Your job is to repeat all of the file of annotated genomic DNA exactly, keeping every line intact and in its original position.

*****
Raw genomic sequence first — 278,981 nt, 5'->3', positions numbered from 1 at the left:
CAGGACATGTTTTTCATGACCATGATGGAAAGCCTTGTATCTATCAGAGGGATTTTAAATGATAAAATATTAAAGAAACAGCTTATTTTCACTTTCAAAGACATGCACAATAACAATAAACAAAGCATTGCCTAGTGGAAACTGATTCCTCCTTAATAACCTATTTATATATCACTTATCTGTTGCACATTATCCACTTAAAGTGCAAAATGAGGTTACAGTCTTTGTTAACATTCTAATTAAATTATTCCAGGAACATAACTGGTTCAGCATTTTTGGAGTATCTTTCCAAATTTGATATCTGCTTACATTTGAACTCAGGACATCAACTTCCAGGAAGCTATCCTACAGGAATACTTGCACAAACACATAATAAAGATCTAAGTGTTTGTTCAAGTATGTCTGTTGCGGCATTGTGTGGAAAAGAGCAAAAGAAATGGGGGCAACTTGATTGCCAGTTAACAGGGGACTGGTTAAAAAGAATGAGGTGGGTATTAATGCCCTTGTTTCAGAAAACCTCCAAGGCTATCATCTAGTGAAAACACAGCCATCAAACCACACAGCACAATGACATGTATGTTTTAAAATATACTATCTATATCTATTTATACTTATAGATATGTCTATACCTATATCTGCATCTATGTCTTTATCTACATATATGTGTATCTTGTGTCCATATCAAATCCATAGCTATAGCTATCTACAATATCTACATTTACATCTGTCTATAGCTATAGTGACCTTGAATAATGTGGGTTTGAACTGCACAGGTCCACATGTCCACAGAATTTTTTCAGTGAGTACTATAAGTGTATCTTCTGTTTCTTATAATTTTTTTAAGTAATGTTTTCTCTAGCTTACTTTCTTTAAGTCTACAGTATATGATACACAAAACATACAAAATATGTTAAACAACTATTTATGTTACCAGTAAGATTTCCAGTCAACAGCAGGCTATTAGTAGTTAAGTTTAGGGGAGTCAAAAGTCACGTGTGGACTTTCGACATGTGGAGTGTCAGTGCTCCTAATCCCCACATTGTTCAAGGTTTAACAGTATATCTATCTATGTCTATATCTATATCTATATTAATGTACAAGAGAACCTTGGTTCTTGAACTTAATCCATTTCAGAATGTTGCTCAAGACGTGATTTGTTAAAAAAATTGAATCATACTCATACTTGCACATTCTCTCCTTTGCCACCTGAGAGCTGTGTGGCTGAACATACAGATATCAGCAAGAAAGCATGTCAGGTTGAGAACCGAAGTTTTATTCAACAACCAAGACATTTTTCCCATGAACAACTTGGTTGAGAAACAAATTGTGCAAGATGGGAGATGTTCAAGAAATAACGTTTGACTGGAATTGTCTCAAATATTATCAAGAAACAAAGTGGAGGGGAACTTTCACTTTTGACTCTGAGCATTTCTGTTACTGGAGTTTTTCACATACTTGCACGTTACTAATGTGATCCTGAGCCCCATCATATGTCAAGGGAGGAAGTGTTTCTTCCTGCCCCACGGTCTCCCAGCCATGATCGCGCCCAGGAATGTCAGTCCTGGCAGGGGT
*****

Raw genomic sequence first — 278,981 nt, 5'->3', positions numbered from 1 at the left:
CAGGACATGTTTTTCATGACCATGATGGAAAGCCTTGTATCTATCAGAGGGATTTTAAATGATAAAATATTAAAGAAACAGCTTATTTTCACTTTCAAAGACATGCACAATAACAATAAACAAAGCATTGCCTAGTGGAAACTGATTCCTCCTTAATAACCTATTTATATATCACTTATCTGTTGCACATTATCCACTTAAAGTGCAAAATGAGGTTACAGTCTTTGTTAACATTCTAATTAAATTATTCCAGGAACATAACTGGTTCAGCATTTTTGGAGTATCTTTCCAAATTTGATATCTGCTTACATTTGAACTCAGGACATCAACTTCCAGGAAGCTATCCTACAGGAATACTTGCACAAACACATAATAAAGATCTAAGTGTTTGTTCAAGTATGTCTGTTGCGGCATTGTGTGGAAAAGAGCAAAAGAAATGGGGGCAACTTGATTGCCAGTTAACAGGGGACTGGTTAAAAAGAATGAGGTGGGTATTAATGCCCTTGTTTCAGAAAACCTCCAAGGCTATCATCTAGTGAAAACACAGCCATCAAACCACACAGCACAATGACATGTATGTTTTAAAATATACTATCTATATCTATTTATACTTATAGATATGTCTATACCTATATCTGCATCTATGTCTTTATCTACATATATGTGTATCTTGTGTCCATATCAAATCCATAGCTATAGCTATCTACAATATCTACATTTACATCTGTCTATAGCTATAGTGACCTTGAATAATGTGGGTTTGAACTGCACAGGTCCACATGTCCACAGAATTTTTTCAGTGAGTACTATAAGTGTATCTTCTGTTTCTTATAATTTTTTTAAGTAATGTTTTCTCTAGCTTACTTTCTTTAAGTCTACAGTATATGATACACAAAACATACAAAATATGTTAAACAACTATTTATGTTACCAGTAAGATTTCCAGTCAACAGCAGGCTATTAGTAGTTAAGTTTAGGGGAGTCAAAAGTCACGTGTGGACTTTCGACATGTGGAGTGTCAGTGCTCCTAATCCCCACATTGTTCAAGGTTTAACAGTATATCTATCTATGTCTATATCTATATCTATATTAATGTACAAGAGAACCTTGGTTCTTGAACTTAATCCATTTCAGAATGTTGCTCAAGACGTGATTTGTTAAAAAAATTGAATCATACTCATACTTGCACATTCTCTCCTTTGCCACCTGAGAGCTGTGTGGCTGAACATACAGATATCAGCAAGAAAGCATGTCAGGTTGAGAACCGAAGTTTTATTCAACAACCAAGACATTTTTCCCATGAACAACTTGGTTGAGAAACAAATTGTGCAAGATGGGAGATGTTCAAGAAATAACGTTTGACTGGAATTGTCTCAAATATTATCAAGAAACAAAGTGGAGGGGAACTTTCACTTTTGACTCTGAGCATTTCTGTTACTGGAGTTTTTCACATACTTGCACGTTACTAATGTGATCCTGAGCCCCATCATATGTCAAGGGAGGAAGTGTTTCTTCCTGCCCCACGGTCTCCCAGCCATGATCGCGCCCAGGAATGTCAGTCCTGGCAGGGGT